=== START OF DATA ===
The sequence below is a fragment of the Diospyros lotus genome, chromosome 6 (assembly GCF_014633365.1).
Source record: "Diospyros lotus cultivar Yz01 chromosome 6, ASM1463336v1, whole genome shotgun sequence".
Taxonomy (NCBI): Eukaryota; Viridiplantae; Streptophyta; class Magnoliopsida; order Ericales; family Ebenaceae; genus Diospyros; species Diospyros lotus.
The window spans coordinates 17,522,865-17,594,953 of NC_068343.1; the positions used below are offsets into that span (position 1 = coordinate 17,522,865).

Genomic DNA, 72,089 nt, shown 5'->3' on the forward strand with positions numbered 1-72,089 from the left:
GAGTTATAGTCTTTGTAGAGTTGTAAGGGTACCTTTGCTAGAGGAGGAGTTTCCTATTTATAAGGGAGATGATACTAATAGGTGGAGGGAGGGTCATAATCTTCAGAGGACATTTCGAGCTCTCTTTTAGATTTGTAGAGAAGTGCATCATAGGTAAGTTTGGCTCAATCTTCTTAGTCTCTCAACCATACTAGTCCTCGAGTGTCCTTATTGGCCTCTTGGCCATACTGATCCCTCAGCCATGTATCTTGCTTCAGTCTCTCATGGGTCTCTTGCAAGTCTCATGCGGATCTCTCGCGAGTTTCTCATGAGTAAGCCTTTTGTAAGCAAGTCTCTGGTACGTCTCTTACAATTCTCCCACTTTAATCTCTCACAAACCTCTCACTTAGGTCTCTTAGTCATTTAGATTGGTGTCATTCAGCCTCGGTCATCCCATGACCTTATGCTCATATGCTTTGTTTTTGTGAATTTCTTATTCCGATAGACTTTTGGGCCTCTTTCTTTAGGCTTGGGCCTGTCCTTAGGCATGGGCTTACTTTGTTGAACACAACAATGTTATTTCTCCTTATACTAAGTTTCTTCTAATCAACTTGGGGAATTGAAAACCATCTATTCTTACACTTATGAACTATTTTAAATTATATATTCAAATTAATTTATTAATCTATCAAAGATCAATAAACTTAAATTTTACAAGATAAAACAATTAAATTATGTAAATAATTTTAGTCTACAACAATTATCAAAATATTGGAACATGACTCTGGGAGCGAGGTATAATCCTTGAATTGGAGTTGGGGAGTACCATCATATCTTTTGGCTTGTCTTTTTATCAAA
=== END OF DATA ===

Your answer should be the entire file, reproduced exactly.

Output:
The sequence below is a fragment of the Diospyros lotus genome, chromosome 6 (assembly GCF_014633365.1).
Source record: "Diospyros lotus cultivar Yz01 chromosome 6, ASM1463336v1, whole genome shotgun sequence".
Taxonomy (NCBI): Eukaryota; Viridiplantae; Streptophyta; class Magnoliopsida; order Ericales; family Ebenaceae; genus Diospyros; species Diospyros lotus.
The window spans coordinates 17,522,865-17,594,953 of NC_068343.1; the positions used below are offsets into that span (position 1 = coordinate 17,522,865).

Genomic DNA, 72,089 nt, shown 5'->3' on the forward strand with positions numbered 1-72,089 from the left:
GAGTTATAGTCTTTGTAGAGTTGTAAGGGTACCTTTGCTAGAGGAGGAGTTTCCTATTTATAAGGGAGATGATACTAATAGGTGGAGGGAGGGTCATAATCTTCAGAGGACATTTCGAGCTCTCTTTTAGATTTGTAGAGAAGTGCATCATAGGTAAGTTTGGCTCAATCTTCTTAGTCTCTCAACCATACTAGTCCTCGAGTGTCCTTATTGGCCTCTTGGCCATACTGATCCCTCAGCCATGTATCTTGCTTCAGTCTCTCATGGGTCTCTTGCAAGTCTCATGCGGATCTCTCGCGAGTTTCTCATGAGTAAGCCTTTTGTAAGCAAGTCTCTGGTACGTCTCTTACAATTCTCCCACTTTAATCTCTCACAAACCTCTCACTTAGGTCTCTTAGTCATTTAGATTGGTGTCATTCAGCCTCGGTCATCCCATGACCTTATGCTCATATGCTTTGTTTTTGTGAATTTCTTATTCCGATAGACTTTTGGGCCTCTTTCTTTAGGCTTGGGCCTGTCCTTAGGCATGGGCTTACTTTGTTGAACACAACAATGTTATTTCTCCTTATACTAAGTTTCTTCTAATCAACTTGGGGAATTGAAAACCATCTATTCTTACACTTATGAACTATTTTAAATTATATATTCAAATTAATTTATTAATCTATCAAAGATCAATAAACTTAAATTTTACAAGATAAAACAATTAAATTATGTAAATAATTTTAGTCTACAACAATTATCAAAATATTGGAACATGACTCTGGGAGCGAGGTATAATCCTTGAATTGGAGTTGGGGAGTACCATCATATCTTTTGGCTTGTCTTTTTATCAAA